Most small electric motors are designed to run at speeds around 6000 rpm so if the motor is connected directly to the wheel as above we will get a high top speed, but relatively poor acceleration & deceleration. We may therefore want to incorporate some gearing of between 3:1 and 10:1 to give better control. Here we see a white pinion gear with 12 teeth pushed onto the 2mm motor shaft engaging with a green 46 tooth gear that is on the same axle shaft as the wheel. This gives a gear ratio of 3.8 to 1.
If we are using conventional rear wheel drive car layout and the motor is smaller than the wheel then it is possible to mount it alongside the axle joining the two rear wheels. Here, in this detail from a Scalextric slot car the pinion on the motor shaft has 11 teeth and engages with a gear with 36 teeth fixed onto the rear axle, providing a gear ratio of 3.27:1 Where the motor is larger, or for ease of mounting, we may mount the motor with its shaft facing to the rear. In this case we need either a crown and pinion gear or a worm gear to turn the drive through 90 degrees as it drives the rear axle.

All of the motors illustrated above are small DC motors with brushes - the most common and cheapest form. It is possible to use brushless motors or stepper motors but these will be more complex to control so for now we will ignore these.


Now we need to think about how we are going to detect the line that we trying to follow, and also detect any extra markers on the track indicating the start and end of turns, or the start and end of the course. The line and markers may be black against a white background, or more normally for UK competitions a white line on a black background.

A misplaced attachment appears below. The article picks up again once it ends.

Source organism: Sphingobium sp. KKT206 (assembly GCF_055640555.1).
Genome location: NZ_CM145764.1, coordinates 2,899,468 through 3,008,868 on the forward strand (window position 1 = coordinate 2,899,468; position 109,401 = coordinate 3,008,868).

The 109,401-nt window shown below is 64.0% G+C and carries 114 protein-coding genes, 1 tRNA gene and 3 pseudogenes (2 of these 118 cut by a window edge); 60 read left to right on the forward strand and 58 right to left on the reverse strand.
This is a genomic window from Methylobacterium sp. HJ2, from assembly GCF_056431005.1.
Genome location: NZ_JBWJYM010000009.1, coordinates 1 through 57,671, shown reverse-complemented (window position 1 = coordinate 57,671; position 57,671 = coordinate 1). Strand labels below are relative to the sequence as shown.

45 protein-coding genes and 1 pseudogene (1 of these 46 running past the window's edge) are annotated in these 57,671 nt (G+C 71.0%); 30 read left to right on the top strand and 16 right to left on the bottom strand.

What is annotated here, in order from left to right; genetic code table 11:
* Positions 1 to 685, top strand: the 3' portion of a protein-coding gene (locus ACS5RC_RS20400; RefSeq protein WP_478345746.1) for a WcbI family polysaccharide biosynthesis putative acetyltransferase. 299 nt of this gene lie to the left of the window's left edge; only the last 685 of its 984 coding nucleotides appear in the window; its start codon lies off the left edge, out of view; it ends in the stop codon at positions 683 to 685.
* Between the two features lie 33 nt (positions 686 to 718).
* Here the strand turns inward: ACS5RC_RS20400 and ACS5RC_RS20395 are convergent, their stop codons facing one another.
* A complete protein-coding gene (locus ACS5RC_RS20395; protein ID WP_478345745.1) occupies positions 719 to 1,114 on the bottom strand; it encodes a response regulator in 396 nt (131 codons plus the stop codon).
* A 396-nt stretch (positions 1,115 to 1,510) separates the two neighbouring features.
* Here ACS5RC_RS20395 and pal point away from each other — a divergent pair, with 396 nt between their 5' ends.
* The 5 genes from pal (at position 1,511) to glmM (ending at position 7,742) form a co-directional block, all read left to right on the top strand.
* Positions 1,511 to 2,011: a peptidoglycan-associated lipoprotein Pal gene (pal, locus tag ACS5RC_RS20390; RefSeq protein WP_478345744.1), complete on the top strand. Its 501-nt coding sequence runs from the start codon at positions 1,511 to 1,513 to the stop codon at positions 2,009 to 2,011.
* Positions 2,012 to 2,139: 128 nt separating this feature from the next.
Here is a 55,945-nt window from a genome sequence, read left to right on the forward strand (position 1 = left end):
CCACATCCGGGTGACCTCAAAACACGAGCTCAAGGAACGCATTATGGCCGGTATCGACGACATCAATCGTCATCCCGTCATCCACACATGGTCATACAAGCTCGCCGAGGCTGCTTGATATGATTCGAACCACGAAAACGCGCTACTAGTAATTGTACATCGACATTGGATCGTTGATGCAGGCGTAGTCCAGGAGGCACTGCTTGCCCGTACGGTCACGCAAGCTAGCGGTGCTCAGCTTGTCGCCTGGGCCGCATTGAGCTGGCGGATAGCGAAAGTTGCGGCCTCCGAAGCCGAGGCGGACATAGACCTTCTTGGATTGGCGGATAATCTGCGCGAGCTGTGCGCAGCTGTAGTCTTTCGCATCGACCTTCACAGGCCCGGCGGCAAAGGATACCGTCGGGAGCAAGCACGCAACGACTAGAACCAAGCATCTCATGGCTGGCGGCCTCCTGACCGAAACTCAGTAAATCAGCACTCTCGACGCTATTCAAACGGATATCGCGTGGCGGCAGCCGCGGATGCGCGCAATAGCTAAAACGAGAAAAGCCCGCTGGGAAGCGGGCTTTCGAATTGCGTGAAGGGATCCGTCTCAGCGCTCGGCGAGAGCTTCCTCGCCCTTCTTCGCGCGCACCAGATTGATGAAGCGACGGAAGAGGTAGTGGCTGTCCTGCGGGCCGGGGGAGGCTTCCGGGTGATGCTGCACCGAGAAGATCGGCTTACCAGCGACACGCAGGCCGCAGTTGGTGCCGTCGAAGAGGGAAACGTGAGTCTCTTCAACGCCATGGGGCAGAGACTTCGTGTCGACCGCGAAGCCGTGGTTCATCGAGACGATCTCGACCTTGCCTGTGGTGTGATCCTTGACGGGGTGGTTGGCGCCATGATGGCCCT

There are 5 main options for detecting the line:

With all of these detectors we are likely to want to also illuminate the line or markers to cope with situations where the ambient light is poor or variable. We can use Light Emiiting Diodes (LEDs) to illuminate the line and markers with either visible light or infra-red light.

So many choices - let's whittle them down a bit by looking at their complexity and practicality.

LDRs are relatively slow to react to changes in light, so if we want to be able to follow the lne at a decent speed we will avoid using these.

Cameras and vision systems are also slow (typically around 30 frames per second) as well as being complex and expensive, so we can probably rule these out as well unless you want a challenging project.

Bar code readers and linear optical arrays can be used but are not very fast and are more complex than we need for this project, so unless you really want to play with these devices that leaves us with photodiodes and phototransistors.